Cleveland-Patients undergoing laparoscopic radical prostatectomy can expect continuing improvement in urinary and sexual functions for up to 2 years after the procedure, according to a single-institution study from the Johns Hopkins Medical Institutions in Baltimore, presented here at the 2006 World Congress of Endourology.
While these findings are readily assumed by most urologists, few prospective studies following laparoscopic prostatectomy have been performed that give weight to those assumptions, said the study's lead author, Andrew A. Wagner, MD. Dr. Wagner, formerly at Johns Hopkins, is now director of minimally invasive urology surgery at Beth Israel Deaconess Medical Center in Boston.
"I think these data have to be kept in perspective. This is a single-institution study with the procedures performed by two experienced surgeons. The data from their institution may not apply in other settings. The surgeons who conducted the study can now provide their patients with honest and accurate assessments of the likelihood and timing of return of urinary and sexual function," Dr. Wagner told Urology Times. "If a similar laparoscopic technique is used, it is reasonable to assume patient outcomes would be similar in other tertiary care centers.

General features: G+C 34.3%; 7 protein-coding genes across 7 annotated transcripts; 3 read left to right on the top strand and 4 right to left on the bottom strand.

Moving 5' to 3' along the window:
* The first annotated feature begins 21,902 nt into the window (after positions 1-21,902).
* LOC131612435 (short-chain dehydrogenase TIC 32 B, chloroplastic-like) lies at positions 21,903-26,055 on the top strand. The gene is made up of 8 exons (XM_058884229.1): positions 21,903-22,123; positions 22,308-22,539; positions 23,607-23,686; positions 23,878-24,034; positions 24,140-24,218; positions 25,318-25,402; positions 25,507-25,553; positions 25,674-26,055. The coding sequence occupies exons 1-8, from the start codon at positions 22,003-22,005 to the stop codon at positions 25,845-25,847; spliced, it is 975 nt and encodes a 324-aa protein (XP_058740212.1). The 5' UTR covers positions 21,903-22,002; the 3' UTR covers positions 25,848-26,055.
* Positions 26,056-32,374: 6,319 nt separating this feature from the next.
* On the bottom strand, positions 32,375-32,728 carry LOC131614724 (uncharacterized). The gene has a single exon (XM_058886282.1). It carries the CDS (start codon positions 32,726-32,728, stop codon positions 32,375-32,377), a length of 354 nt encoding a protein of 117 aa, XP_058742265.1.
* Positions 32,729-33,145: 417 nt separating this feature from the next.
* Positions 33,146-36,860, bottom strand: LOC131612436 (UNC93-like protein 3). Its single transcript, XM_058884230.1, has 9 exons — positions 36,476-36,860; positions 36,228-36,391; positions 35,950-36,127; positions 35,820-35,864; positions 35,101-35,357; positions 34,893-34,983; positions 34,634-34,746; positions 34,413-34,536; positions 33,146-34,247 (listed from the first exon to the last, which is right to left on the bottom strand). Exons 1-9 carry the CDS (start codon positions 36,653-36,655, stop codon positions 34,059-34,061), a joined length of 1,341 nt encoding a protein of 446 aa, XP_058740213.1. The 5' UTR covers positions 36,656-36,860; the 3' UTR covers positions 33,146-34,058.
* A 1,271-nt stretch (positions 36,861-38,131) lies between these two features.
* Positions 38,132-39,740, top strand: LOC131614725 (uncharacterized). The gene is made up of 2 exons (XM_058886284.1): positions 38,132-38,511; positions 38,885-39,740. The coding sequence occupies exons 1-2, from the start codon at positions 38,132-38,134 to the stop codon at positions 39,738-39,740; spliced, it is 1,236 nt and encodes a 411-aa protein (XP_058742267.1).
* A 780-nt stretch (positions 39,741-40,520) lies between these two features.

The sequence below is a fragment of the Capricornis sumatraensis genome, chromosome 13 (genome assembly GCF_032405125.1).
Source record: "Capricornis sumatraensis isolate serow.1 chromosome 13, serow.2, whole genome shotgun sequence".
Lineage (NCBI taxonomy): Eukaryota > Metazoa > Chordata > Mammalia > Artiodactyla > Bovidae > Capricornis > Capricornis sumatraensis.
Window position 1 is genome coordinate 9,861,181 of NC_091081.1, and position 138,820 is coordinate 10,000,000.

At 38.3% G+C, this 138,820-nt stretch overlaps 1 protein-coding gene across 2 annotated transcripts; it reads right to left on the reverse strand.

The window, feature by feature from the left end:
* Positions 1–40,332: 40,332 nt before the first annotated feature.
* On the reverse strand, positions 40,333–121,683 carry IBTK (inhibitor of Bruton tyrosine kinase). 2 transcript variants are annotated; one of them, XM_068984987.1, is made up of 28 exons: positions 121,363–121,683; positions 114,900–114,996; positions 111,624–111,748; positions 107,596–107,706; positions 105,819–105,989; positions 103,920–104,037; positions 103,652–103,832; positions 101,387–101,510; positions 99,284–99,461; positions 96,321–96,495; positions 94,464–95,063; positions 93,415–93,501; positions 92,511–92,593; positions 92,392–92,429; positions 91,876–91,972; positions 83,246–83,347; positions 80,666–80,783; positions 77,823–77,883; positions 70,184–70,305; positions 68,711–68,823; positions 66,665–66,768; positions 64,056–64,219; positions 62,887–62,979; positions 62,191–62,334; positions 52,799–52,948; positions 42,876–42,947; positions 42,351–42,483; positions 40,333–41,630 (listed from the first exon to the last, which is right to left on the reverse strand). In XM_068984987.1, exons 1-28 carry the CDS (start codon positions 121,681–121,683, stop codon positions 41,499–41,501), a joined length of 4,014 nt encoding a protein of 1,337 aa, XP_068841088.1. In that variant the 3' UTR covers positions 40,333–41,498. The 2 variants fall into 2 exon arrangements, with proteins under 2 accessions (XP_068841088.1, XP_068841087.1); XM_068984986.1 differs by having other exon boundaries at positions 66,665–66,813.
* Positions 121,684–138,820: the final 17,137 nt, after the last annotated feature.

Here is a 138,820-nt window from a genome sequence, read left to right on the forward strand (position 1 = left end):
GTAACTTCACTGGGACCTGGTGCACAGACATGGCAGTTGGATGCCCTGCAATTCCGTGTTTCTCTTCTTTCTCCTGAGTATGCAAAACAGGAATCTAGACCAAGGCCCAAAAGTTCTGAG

Steady improvement seen
To arrive at their conclusion, the Johns Hopkins team assessed sexual function and continence at baseline and at 6, 12, and 24 months in 443 patients undergoing laparoscopic radical prostatectomy performed by two urologists between March 2001 and March 2005.
Continence, as measured by pad use, steadily improved, with 82%, 87%, and 94% reporting using zero or one pad per day as the study progressed (6, 12, and 24 months, respectively). The mean urinary incontinence subscale (UIS), a global urinary function score based on the answers to several questions from the EPIC, was 76%, 77%, and 89% at 6, 12, and 24 months, respectively.